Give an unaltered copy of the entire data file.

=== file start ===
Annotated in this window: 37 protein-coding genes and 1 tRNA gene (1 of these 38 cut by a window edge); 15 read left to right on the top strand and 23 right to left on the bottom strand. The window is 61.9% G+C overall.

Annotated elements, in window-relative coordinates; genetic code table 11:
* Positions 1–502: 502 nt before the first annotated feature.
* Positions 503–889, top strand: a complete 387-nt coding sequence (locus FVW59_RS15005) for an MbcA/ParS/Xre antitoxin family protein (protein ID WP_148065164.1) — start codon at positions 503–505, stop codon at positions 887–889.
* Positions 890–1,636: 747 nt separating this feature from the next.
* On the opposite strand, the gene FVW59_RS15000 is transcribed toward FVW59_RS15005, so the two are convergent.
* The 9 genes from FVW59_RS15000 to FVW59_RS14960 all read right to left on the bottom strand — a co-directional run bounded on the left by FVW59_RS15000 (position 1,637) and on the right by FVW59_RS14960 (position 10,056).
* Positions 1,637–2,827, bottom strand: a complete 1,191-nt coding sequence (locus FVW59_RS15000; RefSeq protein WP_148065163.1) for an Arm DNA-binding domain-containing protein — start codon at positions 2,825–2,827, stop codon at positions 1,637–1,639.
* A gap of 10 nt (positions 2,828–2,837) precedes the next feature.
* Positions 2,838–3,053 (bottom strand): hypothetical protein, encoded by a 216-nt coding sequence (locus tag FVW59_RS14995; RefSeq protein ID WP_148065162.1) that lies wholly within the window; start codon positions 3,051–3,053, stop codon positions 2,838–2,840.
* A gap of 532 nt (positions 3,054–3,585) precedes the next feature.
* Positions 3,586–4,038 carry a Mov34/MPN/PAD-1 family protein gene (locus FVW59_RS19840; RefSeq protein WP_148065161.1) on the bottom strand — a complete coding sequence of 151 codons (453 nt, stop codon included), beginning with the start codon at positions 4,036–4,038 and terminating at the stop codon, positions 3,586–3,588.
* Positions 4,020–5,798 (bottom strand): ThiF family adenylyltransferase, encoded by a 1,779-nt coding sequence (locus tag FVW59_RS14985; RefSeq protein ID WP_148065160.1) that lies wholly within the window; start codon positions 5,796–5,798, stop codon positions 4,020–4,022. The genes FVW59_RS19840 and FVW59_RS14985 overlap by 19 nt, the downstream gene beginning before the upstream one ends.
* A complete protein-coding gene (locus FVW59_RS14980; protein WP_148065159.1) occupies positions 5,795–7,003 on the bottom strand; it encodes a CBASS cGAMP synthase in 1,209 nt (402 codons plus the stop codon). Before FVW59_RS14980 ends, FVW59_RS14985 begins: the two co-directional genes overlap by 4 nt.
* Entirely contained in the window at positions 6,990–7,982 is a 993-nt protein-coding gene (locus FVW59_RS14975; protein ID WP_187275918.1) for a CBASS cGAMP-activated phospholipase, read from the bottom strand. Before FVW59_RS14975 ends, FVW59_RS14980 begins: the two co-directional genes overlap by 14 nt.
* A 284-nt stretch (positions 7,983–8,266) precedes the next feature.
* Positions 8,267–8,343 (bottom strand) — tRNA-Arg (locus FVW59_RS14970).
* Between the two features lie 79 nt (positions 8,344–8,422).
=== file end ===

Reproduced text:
Annotated in this window: 37 protein-coding genes and 1 tRNA gene (1 of these 38 cut by a window edge); 15 read left to right on the top strand and 23 right to left on the bottom strand. The window is 61.9% G+C overall.

Annotated elements, in window-relative coordinates; genetic code table 11:
* Positions 1–502: 502 nt before the first annotated feature.
* Positions 503–889, top strand: a complete 387-nt coding sequence (locus FVW59_RS15005) for an MbcA/ParS/Xre antitoxin family protein (protein ID WP_148065164.1) — start codon at positions 503–505, stop codon at positions 887–889.
* Positions 890–1,636: 747 nt separating this feature from the next.
* On the opposite strand, the gene FVW59_RS15000 is transcribed toward FVW59_RS15005, so the two are convergent.
* The 9 genes from FVW59_RS15000 to FVW59_RS14960 all read right to left on the bottom strand — a co-directional run bounded on the left by FVW59_RS15000 (position 1,637) and on the right by FVW59_RS14960 (position 10,056).
* Positions 1,637–2,827, bottom strand: a complete 1,191-nt coding sequence (locus FVW59_RS15000; RefSeq protein WP_148065163.1) for an Arm DNA-binding domain-containing protein — start codon at positions 2,825–2,827, stop codon at positions 1,637–1,639.
* A gap of 10 nt (positions 2,828–2,837) precedes the next feature.
* Positions 2,838–3,053 (bottom strand): hypothetical protein, encoded by a 216-nt coding sequence (locus tag FVW59_RS14995; RefSeq protein ID WP_148065162.1) that lies wholly within the window; start codon positions 3,051–3,053, stop codon positions 2,838–2,840.
* A gap of 532 nt (positions 3,054–3,585) precedes the next feature.
* Positions 3,586–4,038 carry a Mov34/MPN/PAD-1 family protein gene (locus FVW59_RS19840; RefSeq protein WP_148065161.1) on the bottom strand — a complete coding sequence of 151 codons (453 nt, stop codon included), beginning with the start codon at positions 4,036–4,038 and terminating at the stop codon, positions 3,586–3,588.
* Positions 4,020–5,798 (bottom strand): ThiF family adenylyltransferase, encoded by a 1,779-nt coding sequence (locus tag FVW59_RS14985; RefSeq protein ID WP_148065160.1) that lies wholly within the window; start codon positions 5,796–5,798, stop codon positions 4,020–4,022. The genes FVW59_RS19840 and FVW59_RS14985 overlap by 19 nt, the downstream gene beginning before the upstream one ends.
* A complete protein-coding gene (locus FVW59_RS14980; protein WP_148065159.1) occupies positions 5,795–7,003 on the bottom strand; it encodes a CBASS cGAMP synthase in 1,209 nt (402 codons plus the stop codon). Before FVW59_RS14980 ends, FVW59_RS14985 begins: the two co-directional genes overlap by 4 nt.
* Entirely contained in the window at positions 6,990–7,982 is a 993-nt protein-coding gene (locus FVW59_RS14975; protein ID WP_187275918.1) for a CBASS cGAMP-activated phospholipase, read from the bottom strand. Before FVW59_RS14975 ends, FVW59_RS14980 begins: the two co-directional genes overlap by 14 nt.
* A 284-nt stretch (positions 7,983–8,266) precedes the next feature.
* Positions 8,267–8,343 (bottom strand) — tRNA-Arg (locus FVW59_RS14970).
* Between the two features lie 79 nt (positions 8,344–8,422).